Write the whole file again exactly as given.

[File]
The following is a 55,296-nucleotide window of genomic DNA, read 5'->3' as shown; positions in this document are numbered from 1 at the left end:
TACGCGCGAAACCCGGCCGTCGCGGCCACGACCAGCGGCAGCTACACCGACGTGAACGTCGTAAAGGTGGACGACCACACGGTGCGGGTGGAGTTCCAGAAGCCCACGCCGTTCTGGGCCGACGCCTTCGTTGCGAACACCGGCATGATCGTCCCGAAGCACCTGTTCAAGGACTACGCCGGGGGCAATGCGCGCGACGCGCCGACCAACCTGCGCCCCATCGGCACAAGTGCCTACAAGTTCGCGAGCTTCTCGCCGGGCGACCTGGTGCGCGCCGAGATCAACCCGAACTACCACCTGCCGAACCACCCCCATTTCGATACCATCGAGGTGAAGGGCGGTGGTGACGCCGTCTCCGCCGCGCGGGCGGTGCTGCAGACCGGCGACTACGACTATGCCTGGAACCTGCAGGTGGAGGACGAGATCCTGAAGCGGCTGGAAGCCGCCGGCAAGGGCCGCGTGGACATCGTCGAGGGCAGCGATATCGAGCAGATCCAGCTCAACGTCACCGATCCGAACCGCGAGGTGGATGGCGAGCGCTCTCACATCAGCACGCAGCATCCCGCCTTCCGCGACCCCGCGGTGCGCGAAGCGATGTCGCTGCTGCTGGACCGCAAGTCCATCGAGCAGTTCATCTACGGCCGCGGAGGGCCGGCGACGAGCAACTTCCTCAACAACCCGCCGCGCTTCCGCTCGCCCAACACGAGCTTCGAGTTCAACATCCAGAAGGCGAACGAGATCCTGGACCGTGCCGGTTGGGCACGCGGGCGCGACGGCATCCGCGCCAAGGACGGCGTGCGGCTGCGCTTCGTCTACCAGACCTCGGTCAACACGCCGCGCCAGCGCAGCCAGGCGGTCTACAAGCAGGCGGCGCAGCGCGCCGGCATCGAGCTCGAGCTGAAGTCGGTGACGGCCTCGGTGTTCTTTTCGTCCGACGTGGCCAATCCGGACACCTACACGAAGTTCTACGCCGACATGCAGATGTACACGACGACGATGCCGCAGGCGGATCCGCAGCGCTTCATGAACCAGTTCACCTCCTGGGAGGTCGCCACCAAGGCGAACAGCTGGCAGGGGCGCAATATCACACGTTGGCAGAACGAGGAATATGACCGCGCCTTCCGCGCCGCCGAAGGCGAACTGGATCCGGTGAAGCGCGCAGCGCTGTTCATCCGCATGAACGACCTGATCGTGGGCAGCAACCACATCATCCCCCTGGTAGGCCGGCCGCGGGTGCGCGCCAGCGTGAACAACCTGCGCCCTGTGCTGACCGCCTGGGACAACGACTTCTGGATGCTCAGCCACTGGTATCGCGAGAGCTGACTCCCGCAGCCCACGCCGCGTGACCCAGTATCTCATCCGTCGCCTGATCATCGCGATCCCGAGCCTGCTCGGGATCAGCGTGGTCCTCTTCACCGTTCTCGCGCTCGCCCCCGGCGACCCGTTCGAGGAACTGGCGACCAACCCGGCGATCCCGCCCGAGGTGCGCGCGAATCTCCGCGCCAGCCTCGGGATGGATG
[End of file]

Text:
The following is a 55,296-nucleotide window of genomic DNA, read 5'->3' as shown; positions in this document are numbered from 1 at the left end:
TACGCGCGAAACCCGGCCGTCGCGGCCACGACCAGCGGCAGCTACACCGACGTGAACGTCGTAAAGGTGGACGACCACACGGTGCGGGTGGAGTTCCAGAAGCCCACGCCGTTCTGGGCCGACGCCTTCGTTGCGAACACCGGCATGATCGTCCCGAAGCACCTGTTCAAGGACTACGCCGGGGGCAATGCGCGCGACGCGCCGACCAACCTGCGCCCCATCGGCACAAGTGCCTACAAGTTCGCGAGCTTCTCGCCGGGCGACCTGGTGCGCGCCGAGATCAACCCGAACTACCACCTGCCGAACCACCCCCATTTCGATACCATCGAGGTGAAGGGCGGTGGTGACGCCGTCTCCGCCGCGCGGGCGGTGCTGCAGACCGGCGACTACGACTATGCCTGGAACCTGCAGGTGGAGGACGAGATCCTGAAGCGGCTGGAAGCCGCCGGCAAGGGCCGCGTGGACATCGTCGAGGGCAGCGATATCGAGCAGATCCAGCTCAACGTCACCGATCCGAACCGCGAGGTGGATGGCGAGCGCTCTCACATCAGCACGCAGCATCCCGCCTTCCGCGACCCCGCGGTGCGCGAAGCGATGTCGCTGCTGCTGGACCGCAAGTCCATCGAGCAGTTCATCTACGGCCGCGGAGGGCCGGCGACGAGCAACTTCCTCAACAACCCGCCGCGCTTCCGCTCGCCCAACACGAGCTTCGAGTTCAACATCCAGAAGGCGAACGAGATCCTGGACCGTGCCGGTTGGGCACGCGGGCGCGACGGCATCCGCGCCAAGGACGGCGTGCGGCTGCGCTTCGTCTACCAGACCTCGGTCAACACGCCGCGCCAGCGCAGCCAGGCGGTCTACAAGCAGGCGGCGCAGCGCGCCGGCATCGAGCTCGAGCTGAAGTCGGTGACGGCCTCGGTGTTCTTTTCGTCCGACGTGGCCAATCCGGACACCTACACGAAGTTCTACGCCGACATGCAGATGTACACGACGACGATGCCGCAGGCGGATCCGCAGCGCTTCATGAACCAGTTCACCTCCTGGGAGGTCGCCACCAAGGCGAACAGCTGGCAGGGGCGCAATATCACACGTTGGCAGAACGAGGAATATGACCGCGCCTTCCGCGCCGCCGAAGGCGAACTGGATCCGGTGAAGCGCGCAGCGCTGTTCATCCGCATGAACGACCTGATCGTGGGCAGCAACCACATCATCCCCCTGGTAGGCCGGCCGCGGGTGCGCGCCAGCGTGAACAACCTGCGCCCTGTGCTGACCGCCTGGGACAACGACTTCTGGATGCTCAGCCACTGGTATCGCGAGAGCTGACTCCCGCAGCCCACGCCGCGTGACCCAGTATCTCATCCGTCGCCTGATCATCGCGATCCCGAGCCTGCTCGGGATCAGCGTGGTCCTCTTCACCGTTCTCGCGCTCGCCCCCGGCGACCCGTTCGAGGAACTGGCGACCAACCCGGCGATCCCGCCCGAGGTGCGCGCGAATCTCCGCGCCAGCCTCGGGATGGATG